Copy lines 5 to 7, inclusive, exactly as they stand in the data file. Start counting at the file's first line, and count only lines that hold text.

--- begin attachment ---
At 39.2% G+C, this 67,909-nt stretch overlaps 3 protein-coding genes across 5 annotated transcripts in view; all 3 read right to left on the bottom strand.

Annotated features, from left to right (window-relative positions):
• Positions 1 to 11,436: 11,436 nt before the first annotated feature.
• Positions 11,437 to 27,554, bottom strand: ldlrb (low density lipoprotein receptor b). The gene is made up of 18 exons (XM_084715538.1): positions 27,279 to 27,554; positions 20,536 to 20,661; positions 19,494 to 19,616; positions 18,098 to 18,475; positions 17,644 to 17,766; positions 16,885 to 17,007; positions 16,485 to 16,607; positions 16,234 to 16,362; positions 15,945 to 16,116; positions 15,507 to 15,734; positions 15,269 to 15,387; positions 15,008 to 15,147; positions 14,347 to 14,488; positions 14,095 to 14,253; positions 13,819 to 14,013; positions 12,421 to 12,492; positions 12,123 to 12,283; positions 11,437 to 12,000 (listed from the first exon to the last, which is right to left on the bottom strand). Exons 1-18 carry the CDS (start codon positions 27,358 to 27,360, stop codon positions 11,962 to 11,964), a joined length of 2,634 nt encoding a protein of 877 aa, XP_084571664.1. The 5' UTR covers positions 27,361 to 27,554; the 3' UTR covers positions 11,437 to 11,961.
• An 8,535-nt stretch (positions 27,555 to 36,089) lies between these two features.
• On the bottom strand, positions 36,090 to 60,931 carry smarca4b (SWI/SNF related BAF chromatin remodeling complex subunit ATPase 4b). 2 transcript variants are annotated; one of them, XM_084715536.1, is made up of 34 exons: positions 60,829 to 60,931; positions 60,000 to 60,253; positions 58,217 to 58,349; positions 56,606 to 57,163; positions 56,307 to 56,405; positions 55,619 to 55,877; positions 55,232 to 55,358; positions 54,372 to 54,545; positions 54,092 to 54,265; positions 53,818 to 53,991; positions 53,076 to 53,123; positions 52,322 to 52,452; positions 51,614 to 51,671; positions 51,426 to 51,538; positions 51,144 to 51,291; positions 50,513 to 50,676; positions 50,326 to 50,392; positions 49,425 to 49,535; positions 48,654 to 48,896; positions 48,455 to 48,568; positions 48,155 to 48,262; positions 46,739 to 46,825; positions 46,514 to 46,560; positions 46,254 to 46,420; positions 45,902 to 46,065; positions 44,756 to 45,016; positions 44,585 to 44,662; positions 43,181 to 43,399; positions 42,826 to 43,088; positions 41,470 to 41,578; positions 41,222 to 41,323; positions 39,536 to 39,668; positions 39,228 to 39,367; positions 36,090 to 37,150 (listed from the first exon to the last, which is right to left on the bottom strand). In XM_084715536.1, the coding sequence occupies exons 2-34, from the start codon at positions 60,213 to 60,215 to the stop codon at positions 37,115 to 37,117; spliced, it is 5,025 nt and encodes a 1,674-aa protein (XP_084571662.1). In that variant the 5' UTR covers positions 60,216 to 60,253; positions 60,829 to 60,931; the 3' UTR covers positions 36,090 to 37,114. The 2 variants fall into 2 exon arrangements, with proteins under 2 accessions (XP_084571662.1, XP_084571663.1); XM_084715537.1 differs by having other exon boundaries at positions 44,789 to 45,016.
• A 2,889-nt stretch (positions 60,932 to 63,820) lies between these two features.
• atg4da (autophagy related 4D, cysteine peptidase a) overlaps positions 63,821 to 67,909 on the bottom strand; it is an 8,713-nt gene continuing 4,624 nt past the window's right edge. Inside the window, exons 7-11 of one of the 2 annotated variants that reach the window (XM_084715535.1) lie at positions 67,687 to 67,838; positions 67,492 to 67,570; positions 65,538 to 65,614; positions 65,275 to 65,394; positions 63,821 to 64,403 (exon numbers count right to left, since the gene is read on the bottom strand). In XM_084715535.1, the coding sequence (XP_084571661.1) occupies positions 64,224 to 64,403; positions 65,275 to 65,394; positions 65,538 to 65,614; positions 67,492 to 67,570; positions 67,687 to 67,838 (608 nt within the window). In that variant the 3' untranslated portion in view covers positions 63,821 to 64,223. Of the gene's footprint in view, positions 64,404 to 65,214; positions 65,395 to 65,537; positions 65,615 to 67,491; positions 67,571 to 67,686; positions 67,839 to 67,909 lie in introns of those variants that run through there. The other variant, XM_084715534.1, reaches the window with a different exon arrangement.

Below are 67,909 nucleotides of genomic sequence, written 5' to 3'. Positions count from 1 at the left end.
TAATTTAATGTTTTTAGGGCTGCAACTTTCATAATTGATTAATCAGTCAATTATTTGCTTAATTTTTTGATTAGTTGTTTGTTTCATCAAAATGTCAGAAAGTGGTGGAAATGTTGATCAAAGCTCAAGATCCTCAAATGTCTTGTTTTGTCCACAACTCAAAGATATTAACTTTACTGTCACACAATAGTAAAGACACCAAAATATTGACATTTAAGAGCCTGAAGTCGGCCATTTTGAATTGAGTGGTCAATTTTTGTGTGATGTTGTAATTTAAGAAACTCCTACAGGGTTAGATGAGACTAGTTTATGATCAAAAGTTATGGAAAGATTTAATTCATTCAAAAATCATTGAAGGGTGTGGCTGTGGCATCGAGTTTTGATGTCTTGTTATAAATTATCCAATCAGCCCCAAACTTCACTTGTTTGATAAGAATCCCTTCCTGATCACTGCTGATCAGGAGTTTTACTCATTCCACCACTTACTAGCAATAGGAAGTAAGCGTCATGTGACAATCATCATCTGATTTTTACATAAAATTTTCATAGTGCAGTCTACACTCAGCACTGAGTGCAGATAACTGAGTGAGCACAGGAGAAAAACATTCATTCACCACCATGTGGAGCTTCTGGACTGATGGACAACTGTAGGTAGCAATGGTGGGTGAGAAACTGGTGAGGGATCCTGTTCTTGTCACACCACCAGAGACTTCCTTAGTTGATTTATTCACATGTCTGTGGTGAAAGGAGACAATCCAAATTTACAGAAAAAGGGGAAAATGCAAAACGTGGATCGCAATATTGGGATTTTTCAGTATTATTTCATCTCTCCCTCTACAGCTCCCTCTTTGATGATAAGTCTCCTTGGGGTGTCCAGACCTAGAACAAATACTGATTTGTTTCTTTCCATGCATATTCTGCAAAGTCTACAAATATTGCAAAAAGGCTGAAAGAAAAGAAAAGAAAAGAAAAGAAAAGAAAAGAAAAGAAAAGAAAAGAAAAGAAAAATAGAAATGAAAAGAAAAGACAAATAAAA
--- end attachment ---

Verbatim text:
• An 8,535-nt stretch (positions 27,555 to 36,089) lies between these two features.
• On the bottom strand, positions 36,090 to 60,931 carry smarca4b (SWI/SNF related BAF chromatin remodeling complex subunit ATPase 4b). 2 transcript variants are annotated; one of them, XM_084715536.1, is made up of 34 exons: positions 60,829 to 60,931; positions 60,000 to 60,253; positions 58,217 to 58,349; positions 56,606 to 57,163; positions 56,307 to 56,405; positions 55,619 to 55,877; positions 55,232 to 55,358; positions 54,372 to 54,545; positions 54,092 to 54,265; positions 53,818 to 53,991; positions 53,076 to 53,123; positions 52,322 to 52,452; positions 51,614 to 51,671; positions 51,426 to 51,538; positions 51,144 to 51,291; positions 50,513 to 50,676; positions 50,326 to 50,392; positions 49,425 to 49,535; positions 48,654 to 48,896; positions 48,455 to 48,568; positions 48,155 to 48,262; positions 46,739 to 46,825; positions 46,514 to 46,560; positions 46,254 to 46,420; positions 45,902 to 46,065; positions 44,756 to 45,016; positions 44,585 to 44,662; positions 43,181 to 43,399; positions 42,826 to 43,088; positions 41,470 to 41,578; positions 41,222 to 41,323; positions 39,536 to 39,668; positions 39,228 to 39,367; positions 36,090 to 37,150 (listed from the first exon to the last, which is right to left on the bottom strand). In XM_084715536.1, the coding sequence occupies exons 2-34, from the start codon at positions 60,213 to 60,215 to the stop codon at positions 37,115 to 37,117; spliced, it is 5,025 nt and encodes a 1,674-aa protein (XP_084571662.1). In that variant the 5' UTR covers positions 60,216 to 60,253; positions 60,829 to 60,931; the 3' UTR covers positions 36,090 to 37,114. The 2 variants fall into 2 exon arrangements, with proteins under 2 accessions (XP_084571662.1, XP_084571663.1); XM_084715537.1 differs by having other exon boundaries at positions 44,789 to 45,016.
• A 2,889-nt stretch (positions 60,932 to 63,820) lies between these two features.